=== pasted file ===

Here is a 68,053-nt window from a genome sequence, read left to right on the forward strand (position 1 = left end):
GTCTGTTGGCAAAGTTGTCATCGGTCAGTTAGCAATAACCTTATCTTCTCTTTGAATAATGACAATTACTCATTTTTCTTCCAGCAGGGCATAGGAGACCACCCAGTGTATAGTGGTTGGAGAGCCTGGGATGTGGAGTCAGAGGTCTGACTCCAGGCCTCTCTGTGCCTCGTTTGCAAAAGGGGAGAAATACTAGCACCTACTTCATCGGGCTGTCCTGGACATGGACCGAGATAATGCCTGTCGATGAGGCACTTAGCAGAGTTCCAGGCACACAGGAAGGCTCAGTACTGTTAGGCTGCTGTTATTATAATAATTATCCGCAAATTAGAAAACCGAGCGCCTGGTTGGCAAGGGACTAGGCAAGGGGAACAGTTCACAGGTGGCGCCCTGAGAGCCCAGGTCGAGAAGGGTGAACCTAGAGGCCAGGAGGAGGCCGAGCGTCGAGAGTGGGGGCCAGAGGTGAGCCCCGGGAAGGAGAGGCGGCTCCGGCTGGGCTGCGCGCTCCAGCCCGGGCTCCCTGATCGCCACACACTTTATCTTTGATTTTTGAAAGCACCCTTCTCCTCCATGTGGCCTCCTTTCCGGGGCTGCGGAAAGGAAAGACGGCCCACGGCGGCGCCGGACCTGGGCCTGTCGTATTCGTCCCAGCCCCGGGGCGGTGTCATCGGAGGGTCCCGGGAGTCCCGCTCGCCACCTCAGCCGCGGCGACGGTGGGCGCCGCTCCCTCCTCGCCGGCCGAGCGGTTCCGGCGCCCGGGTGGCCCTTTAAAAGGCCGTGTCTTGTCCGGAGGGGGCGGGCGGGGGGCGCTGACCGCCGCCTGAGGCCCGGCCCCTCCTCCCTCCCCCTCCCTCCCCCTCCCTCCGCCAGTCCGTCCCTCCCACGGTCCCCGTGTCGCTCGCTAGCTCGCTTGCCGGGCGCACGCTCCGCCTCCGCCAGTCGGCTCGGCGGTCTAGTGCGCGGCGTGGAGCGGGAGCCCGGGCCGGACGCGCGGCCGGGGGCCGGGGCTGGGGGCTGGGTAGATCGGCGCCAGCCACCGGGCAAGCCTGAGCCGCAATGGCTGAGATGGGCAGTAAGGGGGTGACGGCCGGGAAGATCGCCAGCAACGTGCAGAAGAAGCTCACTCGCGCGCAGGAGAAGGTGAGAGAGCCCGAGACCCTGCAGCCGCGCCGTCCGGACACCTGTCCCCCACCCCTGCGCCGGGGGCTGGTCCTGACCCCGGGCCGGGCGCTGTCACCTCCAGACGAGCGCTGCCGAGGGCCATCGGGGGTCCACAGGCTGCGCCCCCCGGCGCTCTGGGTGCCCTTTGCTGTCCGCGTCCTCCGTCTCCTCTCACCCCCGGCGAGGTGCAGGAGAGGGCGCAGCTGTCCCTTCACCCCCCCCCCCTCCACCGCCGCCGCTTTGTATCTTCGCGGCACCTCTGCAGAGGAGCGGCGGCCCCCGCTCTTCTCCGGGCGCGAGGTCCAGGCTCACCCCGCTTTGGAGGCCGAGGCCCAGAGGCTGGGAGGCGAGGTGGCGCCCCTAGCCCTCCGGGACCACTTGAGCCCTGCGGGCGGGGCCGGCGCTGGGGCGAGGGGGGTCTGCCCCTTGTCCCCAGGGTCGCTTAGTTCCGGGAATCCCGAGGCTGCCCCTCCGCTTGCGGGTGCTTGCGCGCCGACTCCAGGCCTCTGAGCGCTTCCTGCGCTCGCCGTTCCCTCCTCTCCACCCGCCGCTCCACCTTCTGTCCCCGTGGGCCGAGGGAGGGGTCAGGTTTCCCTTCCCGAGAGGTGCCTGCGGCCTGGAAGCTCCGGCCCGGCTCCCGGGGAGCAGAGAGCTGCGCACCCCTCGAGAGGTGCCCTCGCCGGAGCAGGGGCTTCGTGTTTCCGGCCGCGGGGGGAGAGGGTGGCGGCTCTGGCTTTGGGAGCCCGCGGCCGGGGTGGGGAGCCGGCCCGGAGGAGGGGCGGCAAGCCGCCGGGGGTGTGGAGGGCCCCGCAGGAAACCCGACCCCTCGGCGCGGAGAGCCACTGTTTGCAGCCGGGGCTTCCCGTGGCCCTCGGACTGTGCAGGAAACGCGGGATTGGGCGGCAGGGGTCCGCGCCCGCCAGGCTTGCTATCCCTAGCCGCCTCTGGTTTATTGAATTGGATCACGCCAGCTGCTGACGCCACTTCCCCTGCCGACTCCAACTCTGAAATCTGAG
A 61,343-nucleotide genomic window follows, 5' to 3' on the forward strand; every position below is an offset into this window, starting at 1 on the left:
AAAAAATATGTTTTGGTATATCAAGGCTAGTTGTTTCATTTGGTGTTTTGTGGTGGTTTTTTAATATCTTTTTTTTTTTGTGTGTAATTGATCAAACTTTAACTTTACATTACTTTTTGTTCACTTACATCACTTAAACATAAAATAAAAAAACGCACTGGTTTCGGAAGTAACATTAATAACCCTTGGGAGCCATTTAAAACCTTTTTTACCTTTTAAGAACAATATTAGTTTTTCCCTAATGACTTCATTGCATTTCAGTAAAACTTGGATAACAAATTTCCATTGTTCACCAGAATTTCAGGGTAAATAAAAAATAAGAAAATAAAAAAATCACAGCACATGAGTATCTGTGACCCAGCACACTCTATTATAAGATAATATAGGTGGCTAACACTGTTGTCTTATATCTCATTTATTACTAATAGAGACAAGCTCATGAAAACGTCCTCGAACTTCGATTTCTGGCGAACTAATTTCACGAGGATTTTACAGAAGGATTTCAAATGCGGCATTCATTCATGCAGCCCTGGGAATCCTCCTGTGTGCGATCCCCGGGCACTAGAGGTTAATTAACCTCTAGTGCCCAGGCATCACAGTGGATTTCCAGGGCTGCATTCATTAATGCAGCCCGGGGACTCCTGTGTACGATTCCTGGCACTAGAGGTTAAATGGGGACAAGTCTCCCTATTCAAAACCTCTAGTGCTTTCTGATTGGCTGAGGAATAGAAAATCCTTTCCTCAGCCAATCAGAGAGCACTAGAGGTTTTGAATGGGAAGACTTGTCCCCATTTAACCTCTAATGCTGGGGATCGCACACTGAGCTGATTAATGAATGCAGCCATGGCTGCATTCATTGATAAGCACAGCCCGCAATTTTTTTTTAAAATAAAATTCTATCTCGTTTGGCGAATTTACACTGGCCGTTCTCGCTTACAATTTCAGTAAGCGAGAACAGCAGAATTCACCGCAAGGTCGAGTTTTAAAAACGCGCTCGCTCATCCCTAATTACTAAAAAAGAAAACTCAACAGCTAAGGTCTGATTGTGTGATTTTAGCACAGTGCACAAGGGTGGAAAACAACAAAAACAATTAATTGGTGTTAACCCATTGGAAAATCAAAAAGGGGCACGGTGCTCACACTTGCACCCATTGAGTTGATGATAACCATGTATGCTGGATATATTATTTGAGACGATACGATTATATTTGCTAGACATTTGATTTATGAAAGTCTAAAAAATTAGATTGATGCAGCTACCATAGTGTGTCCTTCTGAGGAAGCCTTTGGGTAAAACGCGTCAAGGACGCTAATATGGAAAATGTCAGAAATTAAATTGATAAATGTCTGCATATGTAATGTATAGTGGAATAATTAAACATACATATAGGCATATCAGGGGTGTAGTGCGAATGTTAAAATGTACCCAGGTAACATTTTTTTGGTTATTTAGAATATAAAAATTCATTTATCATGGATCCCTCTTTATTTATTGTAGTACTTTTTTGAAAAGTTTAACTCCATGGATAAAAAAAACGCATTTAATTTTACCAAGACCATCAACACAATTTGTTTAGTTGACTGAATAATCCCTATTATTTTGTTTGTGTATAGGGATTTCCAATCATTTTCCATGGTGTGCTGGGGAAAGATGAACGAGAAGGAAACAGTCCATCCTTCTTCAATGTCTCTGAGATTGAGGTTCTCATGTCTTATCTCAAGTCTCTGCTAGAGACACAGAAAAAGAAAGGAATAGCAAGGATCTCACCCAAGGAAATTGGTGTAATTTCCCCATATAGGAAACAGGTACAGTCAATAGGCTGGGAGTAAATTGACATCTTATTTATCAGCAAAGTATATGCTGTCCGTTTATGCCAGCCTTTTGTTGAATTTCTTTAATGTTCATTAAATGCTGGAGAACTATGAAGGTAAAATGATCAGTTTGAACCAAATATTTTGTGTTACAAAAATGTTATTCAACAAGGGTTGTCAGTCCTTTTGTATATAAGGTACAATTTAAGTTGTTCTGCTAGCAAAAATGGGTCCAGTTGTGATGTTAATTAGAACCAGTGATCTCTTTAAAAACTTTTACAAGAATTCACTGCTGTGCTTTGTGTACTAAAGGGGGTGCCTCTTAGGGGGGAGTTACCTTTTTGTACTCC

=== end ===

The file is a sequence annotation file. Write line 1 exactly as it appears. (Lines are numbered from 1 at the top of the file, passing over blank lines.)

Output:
Here is a 68,053-nt window from a genome sequence, read left to right on the forward strand (position 1 = left end):